# The Doppler Method, or Radial Velocity Detection of Planets: I. Technique

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1 ASTs309L The Doppler Method, or Radial Velocity Detection of Planets: I. Technique 1. Keplerian Orbits 2. Spectrographs/Doppler shifts 3. Precise Radial Velocity measurements

2

3 ASTs309L The Doppler Effect:

4 ASTs309L The Radial Velocity Technique:

5 ASTs309L

6 Johannes Kepler ( ) Three laws of planetary motion: 1. Planets move in ellipses with the Sun in on focus 2. The radius vector describes equal areas in equal times 3. The squares of the periods are to each other as the cubes of the mean distances

7 ASTs309L Newton s form of Kepler s Law V m p m s a p a s V obs = 28.4 m p sin i P 1/3 m 2/3 s Approximations: m s» m p

8 ASTs309L Radial Velocity Amplitude of Sun due to Planets in the Solar System Planet Mass (M J ) V(m s 1 ) Mercury Venus Earth Mars Jupiter Saturn Uranus Neptune Pluto

9 ASTs309L Radial Velocity Amplitude of Planets at Different a G2 V star Radial Velocity (m/s)

10 ASTs309L i Because you measure the radial component of the velocity you cannot be sure you are detecting a low mass object viewed almost in the orbital plane, or a high mass object viewed perpendicular to the orbital plane We only measure M Planet x sin i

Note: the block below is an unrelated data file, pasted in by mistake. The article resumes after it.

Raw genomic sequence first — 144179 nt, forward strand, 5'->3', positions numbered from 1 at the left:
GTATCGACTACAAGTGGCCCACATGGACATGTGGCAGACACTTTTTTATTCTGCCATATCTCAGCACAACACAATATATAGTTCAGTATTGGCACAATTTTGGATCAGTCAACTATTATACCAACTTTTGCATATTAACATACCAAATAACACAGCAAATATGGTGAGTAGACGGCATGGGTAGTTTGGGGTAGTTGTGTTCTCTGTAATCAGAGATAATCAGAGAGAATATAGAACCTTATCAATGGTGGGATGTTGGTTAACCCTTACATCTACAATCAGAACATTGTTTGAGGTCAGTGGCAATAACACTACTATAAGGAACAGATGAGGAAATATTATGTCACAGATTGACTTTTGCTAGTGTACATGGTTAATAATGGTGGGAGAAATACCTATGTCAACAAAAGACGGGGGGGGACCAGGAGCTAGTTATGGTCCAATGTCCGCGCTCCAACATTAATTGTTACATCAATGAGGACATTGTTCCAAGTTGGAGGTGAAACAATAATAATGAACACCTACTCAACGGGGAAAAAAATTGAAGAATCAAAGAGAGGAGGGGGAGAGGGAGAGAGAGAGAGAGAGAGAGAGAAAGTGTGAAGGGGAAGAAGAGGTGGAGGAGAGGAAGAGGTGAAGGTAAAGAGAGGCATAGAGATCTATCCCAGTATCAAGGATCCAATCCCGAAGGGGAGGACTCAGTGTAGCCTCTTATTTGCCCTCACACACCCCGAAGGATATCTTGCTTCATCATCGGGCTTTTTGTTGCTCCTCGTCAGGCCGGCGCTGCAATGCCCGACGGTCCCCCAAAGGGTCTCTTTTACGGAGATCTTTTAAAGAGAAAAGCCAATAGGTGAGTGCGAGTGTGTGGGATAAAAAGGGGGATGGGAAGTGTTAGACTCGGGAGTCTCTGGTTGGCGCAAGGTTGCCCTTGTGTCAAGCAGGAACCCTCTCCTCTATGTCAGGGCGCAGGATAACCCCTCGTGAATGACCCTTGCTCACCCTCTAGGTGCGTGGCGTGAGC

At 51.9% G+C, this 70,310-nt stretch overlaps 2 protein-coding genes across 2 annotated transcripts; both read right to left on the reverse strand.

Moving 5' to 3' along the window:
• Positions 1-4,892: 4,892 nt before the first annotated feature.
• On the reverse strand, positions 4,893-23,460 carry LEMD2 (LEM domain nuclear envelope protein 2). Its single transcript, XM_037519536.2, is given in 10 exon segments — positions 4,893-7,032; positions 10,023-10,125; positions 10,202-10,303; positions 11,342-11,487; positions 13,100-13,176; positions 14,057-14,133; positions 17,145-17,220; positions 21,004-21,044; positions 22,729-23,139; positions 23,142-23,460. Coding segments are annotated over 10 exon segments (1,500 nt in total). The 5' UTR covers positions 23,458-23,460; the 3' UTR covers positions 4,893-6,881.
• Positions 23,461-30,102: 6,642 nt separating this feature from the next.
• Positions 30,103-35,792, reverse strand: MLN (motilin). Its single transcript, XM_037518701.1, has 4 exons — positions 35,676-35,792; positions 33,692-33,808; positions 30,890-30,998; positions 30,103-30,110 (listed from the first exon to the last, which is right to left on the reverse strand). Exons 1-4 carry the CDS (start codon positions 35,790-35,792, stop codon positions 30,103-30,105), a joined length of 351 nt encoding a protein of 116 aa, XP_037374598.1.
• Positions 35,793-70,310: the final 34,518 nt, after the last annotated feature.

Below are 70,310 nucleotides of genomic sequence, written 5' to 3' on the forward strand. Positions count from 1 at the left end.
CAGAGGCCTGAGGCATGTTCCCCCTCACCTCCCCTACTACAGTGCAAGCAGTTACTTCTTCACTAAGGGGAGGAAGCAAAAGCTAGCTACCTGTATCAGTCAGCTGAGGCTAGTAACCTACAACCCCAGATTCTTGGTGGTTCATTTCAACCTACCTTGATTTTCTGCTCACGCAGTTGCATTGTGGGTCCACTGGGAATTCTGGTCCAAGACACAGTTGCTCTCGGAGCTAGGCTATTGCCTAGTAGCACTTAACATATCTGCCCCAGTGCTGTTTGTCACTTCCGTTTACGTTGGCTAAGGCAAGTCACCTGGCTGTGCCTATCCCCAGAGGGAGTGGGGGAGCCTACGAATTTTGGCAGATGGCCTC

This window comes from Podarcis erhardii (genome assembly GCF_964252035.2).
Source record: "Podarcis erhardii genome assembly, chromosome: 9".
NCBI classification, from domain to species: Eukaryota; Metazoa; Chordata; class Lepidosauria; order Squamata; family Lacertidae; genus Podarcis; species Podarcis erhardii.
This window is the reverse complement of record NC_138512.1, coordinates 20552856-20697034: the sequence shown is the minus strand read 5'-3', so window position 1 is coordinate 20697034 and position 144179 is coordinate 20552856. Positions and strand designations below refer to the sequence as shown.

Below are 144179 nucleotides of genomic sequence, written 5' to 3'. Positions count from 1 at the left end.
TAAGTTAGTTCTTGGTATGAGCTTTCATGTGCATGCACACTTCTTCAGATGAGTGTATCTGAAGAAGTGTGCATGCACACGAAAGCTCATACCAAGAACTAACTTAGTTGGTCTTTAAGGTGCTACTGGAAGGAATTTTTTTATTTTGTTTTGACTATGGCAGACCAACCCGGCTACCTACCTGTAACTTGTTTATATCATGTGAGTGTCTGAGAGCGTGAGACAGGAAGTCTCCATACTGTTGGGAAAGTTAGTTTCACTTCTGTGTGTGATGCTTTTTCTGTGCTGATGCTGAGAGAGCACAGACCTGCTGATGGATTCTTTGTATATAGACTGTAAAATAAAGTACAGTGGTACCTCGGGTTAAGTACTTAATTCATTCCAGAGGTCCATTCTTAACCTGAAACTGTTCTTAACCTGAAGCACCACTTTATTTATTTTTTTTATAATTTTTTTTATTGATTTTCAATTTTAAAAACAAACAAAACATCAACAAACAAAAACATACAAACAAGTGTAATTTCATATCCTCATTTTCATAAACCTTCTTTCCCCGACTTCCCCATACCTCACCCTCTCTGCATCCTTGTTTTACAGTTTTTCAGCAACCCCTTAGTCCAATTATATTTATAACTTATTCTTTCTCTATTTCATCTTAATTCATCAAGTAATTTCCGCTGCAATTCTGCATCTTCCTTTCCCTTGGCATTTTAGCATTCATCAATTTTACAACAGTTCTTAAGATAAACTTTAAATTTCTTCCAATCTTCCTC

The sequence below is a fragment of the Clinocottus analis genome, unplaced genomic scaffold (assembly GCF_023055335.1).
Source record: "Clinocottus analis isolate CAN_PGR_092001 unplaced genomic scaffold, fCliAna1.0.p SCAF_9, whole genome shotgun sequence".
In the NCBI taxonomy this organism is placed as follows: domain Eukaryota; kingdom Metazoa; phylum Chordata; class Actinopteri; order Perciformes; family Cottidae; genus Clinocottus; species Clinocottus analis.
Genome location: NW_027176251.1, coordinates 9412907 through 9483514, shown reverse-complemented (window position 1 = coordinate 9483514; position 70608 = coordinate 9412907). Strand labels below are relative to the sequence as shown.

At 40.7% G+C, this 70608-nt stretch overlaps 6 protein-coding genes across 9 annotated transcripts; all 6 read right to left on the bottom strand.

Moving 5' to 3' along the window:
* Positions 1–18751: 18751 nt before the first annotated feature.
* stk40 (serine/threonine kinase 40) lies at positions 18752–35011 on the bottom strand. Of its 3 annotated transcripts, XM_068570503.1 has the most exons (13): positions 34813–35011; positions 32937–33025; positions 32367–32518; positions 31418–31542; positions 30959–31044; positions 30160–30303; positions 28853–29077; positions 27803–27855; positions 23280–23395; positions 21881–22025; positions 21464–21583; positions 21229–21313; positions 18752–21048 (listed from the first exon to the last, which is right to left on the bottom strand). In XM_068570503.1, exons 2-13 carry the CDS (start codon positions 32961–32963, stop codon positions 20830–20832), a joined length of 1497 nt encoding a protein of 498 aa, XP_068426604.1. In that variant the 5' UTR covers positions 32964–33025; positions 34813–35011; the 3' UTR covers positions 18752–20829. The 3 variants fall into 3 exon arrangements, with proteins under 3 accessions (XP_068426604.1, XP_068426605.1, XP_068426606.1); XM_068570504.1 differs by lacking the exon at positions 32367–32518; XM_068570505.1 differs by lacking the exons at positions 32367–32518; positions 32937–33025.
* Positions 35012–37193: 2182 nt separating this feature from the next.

11 ASTs309L

12 ASTs309L Radial Velocity measurements Requirements: Precision of better than 10 m/s Stability for at least 10 Years V obs = 28.4 m p sin i P 1/3 m 2/3 s Jupiter: 12 m/s, 11 years Saturn: 3 m/s, 30 years

13 Radial velocity shape as a function of eccentricity:

14 Radial velocity shape as a function of w, e = 0.7 :

15 Eccentric orbit can sometimes escape detection: With poor sampling this star would be considered constant

16 Measurement of Doppler Shifts In the non-relativistic case: l l 0 l 0 = Dv c We measure Dv by measuring Dl

17 The Radial Velocity Measurement Error with Time How did we accomplish this?

18 The Answer: 1. Electronic Detectors (CCDs) 2. Large wavelength Coverage Spectrographs 3. Simultaneous Wavelength Calibration (minimize instrumental effects) 4. Fast Computers...